“For the next three years we fed him and groomed him, he was no fool.”

The swaggie camped between the roots of the historic fig tree with one area for sleeping and another for cooking.

“My brother Mick and I myself would supply wood gathered from the farm and, of course, plenty of milk from the dairy.

“Kathleen and Mary would ‘spirit’ granny smith apples, bread and scones to the old man.

“Occasionally I would shoot a fat, wild duck for him to cook so he was well fed during his stay in Bundaberg.”

Paul said he never saw the swagman again after those first three years but he thought he was possibly the last to ever travel through Bundaberg.

“1958 was the last time we ever saw that traditional swagman carrying only the barest essentials such as a rolled swag, a billy and a few personal items.

“The swagmen you know there weren’t too many around after the war.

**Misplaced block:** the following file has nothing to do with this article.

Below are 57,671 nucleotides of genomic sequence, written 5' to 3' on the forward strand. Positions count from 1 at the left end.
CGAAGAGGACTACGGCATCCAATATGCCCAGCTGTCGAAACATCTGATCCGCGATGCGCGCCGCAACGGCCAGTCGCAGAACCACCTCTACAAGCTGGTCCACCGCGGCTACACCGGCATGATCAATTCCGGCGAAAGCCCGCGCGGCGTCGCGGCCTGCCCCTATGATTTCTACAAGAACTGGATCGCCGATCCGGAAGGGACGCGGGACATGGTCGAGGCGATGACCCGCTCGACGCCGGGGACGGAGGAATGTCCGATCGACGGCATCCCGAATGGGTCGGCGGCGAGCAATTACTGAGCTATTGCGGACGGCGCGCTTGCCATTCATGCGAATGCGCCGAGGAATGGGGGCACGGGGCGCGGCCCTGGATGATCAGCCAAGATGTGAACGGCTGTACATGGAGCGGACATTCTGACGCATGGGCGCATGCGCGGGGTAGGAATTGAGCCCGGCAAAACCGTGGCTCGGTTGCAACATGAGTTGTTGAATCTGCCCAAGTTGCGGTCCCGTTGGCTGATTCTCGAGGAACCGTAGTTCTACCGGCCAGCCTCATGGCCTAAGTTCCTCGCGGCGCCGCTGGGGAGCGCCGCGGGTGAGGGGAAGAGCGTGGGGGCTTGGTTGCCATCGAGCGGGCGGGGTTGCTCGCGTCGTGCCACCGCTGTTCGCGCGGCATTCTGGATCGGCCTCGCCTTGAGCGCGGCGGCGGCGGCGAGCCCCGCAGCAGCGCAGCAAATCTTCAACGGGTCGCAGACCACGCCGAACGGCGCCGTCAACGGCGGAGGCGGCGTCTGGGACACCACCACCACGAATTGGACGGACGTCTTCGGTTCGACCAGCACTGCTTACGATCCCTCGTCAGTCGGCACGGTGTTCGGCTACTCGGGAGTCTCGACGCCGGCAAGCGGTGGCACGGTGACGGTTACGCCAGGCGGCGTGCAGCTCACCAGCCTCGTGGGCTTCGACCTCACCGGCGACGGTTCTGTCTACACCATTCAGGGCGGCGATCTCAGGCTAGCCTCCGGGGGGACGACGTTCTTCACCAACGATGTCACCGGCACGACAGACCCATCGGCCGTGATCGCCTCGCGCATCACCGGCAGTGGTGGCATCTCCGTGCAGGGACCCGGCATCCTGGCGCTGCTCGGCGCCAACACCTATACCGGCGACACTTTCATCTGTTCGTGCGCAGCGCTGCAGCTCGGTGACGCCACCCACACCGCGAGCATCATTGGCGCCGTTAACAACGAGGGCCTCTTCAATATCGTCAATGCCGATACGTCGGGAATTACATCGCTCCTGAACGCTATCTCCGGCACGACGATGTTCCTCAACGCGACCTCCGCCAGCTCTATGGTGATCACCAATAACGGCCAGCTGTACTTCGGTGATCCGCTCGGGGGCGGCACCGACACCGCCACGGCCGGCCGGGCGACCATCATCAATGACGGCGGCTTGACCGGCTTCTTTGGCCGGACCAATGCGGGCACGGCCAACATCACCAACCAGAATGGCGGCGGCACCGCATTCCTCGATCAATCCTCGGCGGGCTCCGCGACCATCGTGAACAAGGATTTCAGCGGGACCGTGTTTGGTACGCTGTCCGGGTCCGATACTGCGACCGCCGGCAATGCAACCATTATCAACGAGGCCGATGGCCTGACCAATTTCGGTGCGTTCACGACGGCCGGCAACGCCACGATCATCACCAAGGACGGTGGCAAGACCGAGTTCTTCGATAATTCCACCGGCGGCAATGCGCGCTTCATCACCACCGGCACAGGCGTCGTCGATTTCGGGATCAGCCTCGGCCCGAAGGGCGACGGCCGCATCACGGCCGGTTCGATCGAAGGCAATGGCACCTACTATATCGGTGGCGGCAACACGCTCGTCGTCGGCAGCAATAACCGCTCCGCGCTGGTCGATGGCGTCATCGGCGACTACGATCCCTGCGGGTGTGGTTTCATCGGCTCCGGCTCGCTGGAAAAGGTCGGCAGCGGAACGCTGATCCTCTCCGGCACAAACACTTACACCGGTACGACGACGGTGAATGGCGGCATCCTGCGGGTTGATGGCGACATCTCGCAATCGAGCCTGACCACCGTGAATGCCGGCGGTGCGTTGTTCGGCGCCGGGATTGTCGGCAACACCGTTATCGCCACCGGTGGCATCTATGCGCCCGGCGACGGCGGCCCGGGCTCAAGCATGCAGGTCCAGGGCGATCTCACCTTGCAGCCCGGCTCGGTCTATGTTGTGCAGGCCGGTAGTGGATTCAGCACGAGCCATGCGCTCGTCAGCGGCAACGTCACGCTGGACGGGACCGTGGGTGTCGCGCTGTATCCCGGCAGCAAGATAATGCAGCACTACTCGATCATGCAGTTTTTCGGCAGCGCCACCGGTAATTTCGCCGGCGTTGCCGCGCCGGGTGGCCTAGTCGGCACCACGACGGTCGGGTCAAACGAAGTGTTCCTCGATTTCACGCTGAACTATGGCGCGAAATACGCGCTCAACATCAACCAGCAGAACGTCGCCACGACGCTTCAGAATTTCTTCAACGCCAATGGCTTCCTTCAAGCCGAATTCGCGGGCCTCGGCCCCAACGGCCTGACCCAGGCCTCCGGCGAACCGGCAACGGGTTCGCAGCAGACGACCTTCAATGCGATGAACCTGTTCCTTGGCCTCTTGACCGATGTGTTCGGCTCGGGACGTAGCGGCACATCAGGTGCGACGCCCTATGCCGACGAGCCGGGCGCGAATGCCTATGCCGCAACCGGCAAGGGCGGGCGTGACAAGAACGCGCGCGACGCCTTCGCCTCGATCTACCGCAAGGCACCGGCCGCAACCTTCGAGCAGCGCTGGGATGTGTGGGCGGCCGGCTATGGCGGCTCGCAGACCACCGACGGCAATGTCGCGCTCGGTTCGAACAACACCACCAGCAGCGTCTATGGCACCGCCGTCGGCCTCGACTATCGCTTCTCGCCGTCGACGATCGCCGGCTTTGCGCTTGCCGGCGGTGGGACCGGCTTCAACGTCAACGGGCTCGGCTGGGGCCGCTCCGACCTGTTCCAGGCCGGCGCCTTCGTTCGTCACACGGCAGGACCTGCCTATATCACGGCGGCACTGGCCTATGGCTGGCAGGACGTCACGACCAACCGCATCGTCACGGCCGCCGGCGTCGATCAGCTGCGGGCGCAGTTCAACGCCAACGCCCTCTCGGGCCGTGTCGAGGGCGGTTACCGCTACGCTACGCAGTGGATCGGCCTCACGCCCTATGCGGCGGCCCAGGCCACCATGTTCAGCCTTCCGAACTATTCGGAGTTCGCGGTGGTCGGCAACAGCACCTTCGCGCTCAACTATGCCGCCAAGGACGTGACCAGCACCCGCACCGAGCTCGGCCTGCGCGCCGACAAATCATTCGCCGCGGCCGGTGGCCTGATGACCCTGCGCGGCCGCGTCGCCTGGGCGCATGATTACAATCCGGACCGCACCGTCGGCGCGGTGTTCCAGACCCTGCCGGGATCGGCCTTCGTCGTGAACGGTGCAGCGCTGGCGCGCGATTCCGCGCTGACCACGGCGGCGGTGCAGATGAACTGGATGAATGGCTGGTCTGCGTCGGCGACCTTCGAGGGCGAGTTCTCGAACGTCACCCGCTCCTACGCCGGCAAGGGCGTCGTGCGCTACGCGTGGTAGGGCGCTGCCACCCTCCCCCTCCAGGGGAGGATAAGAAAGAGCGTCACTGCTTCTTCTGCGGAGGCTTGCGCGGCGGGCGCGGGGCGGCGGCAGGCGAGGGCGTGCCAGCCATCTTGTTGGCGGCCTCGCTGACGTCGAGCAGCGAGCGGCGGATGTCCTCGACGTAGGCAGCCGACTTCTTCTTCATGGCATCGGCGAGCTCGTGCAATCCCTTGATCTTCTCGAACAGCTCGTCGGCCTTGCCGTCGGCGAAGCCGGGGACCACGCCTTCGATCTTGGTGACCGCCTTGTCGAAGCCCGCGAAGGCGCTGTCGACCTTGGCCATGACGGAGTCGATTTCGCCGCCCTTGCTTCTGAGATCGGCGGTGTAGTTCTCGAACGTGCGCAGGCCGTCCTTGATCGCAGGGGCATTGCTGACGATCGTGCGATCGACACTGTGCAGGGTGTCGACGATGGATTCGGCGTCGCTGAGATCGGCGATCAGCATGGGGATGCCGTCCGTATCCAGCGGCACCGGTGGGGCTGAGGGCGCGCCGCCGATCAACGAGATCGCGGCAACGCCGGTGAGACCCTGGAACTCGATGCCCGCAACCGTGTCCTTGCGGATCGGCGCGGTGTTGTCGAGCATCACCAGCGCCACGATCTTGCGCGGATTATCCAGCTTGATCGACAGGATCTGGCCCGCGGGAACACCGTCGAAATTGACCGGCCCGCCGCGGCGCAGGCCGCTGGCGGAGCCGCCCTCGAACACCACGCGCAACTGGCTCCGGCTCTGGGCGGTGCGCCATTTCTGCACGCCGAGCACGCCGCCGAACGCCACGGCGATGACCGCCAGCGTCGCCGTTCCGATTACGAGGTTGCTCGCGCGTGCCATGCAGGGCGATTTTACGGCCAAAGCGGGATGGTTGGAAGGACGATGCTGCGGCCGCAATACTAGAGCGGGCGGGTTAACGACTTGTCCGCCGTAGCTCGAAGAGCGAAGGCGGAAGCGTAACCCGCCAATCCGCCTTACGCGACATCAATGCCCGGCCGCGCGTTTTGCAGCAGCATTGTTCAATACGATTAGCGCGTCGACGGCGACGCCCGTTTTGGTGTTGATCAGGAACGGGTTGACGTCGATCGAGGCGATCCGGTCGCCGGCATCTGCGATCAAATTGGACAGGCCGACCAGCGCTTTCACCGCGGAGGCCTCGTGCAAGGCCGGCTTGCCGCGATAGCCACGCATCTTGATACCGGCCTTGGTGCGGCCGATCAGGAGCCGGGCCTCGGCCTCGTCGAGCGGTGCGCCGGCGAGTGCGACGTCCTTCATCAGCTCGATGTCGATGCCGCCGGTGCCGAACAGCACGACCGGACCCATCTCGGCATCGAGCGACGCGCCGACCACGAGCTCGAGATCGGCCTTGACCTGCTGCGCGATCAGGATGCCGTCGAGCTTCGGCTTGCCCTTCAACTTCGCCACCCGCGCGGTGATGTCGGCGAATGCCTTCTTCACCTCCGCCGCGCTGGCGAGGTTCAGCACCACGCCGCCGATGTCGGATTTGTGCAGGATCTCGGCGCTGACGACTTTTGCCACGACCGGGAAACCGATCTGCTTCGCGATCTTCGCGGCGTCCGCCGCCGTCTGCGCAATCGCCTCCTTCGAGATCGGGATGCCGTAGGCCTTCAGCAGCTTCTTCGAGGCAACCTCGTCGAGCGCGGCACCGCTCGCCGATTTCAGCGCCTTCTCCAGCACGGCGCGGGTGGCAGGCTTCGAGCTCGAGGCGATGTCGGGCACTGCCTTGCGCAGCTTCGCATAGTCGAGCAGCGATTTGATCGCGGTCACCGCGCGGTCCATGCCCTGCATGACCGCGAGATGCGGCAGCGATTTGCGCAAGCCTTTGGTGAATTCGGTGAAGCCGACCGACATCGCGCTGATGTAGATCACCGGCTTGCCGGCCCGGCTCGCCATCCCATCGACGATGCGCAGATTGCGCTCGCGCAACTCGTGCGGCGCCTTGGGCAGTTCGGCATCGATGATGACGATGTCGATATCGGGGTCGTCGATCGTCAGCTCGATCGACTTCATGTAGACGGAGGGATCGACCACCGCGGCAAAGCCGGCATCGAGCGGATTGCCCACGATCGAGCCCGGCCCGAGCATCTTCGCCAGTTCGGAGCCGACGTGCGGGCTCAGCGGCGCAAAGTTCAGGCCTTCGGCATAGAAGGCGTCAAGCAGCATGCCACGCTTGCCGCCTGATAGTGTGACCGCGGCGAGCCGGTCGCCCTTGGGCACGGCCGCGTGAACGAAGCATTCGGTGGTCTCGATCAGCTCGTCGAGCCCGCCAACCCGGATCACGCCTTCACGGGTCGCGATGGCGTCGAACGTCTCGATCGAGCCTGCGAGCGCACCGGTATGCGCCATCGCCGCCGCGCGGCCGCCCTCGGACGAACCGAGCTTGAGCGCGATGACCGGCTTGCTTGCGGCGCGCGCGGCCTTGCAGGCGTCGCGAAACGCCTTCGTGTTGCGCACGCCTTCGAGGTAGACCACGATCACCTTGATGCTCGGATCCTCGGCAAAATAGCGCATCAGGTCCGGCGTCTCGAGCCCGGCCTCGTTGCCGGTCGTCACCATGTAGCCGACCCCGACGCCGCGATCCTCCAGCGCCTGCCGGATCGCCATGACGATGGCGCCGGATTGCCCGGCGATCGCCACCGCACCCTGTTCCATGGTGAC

“In the 1920s and the depression … most of them were about because they couldn’t get work and just lived off the land wherever possible.”

Love of land lives on

Paul’s memories of the farm which had encompassed the Botanic Gardens were so fond that he and wife Annette purchased the property themselves in 1989.

“We continued dairying until the mid ‘90s until the urban sprawl swallowed it up.

“We have retired on the remaining eight acres of the farm.

“We pass the giant Moreton Bay fig tree every day which triggers many different memories of the way we were.”

Related story: Rare Botanic Gardens macadamia trees critical to conservation